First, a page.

Joint Statement to UNEA
In a Joint Statement by the Local Authorities Major Group, delivered by ICLEI, the Global Taskforce reiterated their collaboration towards UN Environment and the UNEA Delegations in order to connect sustainable, integrated, urban and territorial development into the environment agenda.
The Global Taskforce further expressed its confidence in the results of a holistic and multilevel collaboration that will inspire citizens give confidence and hope to the citizens across nations in the notion that sustainable cities and regions are the custodians for wellbeing of all humans and the Planet.
This joint statement further celebrated the first Cities Summit, a true statement to the role that local and regional governments are playing in the environment agenda and towards achieving the 1,5º goal.
Concrete path for action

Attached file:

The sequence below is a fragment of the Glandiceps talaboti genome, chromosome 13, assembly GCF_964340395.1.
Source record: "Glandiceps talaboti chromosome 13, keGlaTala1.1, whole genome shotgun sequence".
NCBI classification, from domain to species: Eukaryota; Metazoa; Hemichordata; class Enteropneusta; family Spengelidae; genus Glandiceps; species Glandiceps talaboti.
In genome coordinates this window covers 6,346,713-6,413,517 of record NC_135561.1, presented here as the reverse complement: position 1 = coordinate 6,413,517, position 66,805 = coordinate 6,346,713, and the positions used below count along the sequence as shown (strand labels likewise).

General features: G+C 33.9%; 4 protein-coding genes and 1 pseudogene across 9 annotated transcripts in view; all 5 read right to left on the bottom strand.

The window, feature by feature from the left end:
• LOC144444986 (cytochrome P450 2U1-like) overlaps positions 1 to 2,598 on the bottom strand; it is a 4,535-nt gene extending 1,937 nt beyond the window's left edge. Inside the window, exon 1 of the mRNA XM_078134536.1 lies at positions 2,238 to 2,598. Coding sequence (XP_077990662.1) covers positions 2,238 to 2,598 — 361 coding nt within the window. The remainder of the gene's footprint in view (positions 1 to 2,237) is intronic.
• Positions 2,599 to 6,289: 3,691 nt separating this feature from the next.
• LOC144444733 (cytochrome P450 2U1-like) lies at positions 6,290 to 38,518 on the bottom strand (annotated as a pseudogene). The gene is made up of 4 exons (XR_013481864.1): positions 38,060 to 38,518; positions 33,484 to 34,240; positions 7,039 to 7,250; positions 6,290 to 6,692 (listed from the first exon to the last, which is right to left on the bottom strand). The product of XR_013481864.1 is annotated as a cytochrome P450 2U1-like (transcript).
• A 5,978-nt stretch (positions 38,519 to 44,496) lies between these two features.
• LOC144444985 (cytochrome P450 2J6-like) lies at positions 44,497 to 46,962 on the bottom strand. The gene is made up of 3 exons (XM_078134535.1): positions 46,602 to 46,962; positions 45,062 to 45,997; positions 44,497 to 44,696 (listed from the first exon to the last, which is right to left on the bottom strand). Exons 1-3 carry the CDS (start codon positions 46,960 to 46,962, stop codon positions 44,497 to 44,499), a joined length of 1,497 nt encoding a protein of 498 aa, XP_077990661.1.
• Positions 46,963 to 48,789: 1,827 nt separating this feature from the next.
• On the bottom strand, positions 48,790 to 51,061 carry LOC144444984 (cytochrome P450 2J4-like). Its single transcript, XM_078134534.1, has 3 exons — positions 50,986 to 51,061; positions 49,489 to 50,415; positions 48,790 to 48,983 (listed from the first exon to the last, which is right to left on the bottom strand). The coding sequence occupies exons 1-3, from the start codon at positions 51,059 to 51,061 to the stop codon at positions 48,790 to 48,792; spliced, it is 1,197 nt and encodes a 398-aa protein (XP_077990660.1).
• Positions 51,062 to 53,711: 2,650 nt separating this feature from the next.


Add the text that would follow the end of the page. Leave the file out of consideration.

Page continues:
The first UNEA Cities and Regions Summit Outcome Document provided concrete recommendations on action for local, regional and national levels contained in the Final Outcome Document.
The Outcome Document pays particular attention to the issues of multilevel governance coordination and local sustainable financing of urban systems. It recalls that local governments should be included in nation-to-nation dialogues and that their access to funding streams from national budgets should be facilitated.
The Outcome Document specifically mentions that national governments need to support cities for them to successfully achieve national objectives in respect to the principle of subsidiarity. Therefore, the contribution of local policies to national goals needs to be supported with adequate competences and resources; their implementation needs to be monitored, and their impact, quantified.
It further calls for rural-urban systems to be planned as one entity, considering interdependency between rural and urban spaces and systems, and environment and human well-being.
The Global Taskforce of Local and Regional Governments will continue working on establishing the Cities Summit as a critical component of future UN Environment Assemblies to continue highlighting the importance of localizing the SDGs and allow for engagement of sub-national leaders into the global environmental policy decision-making.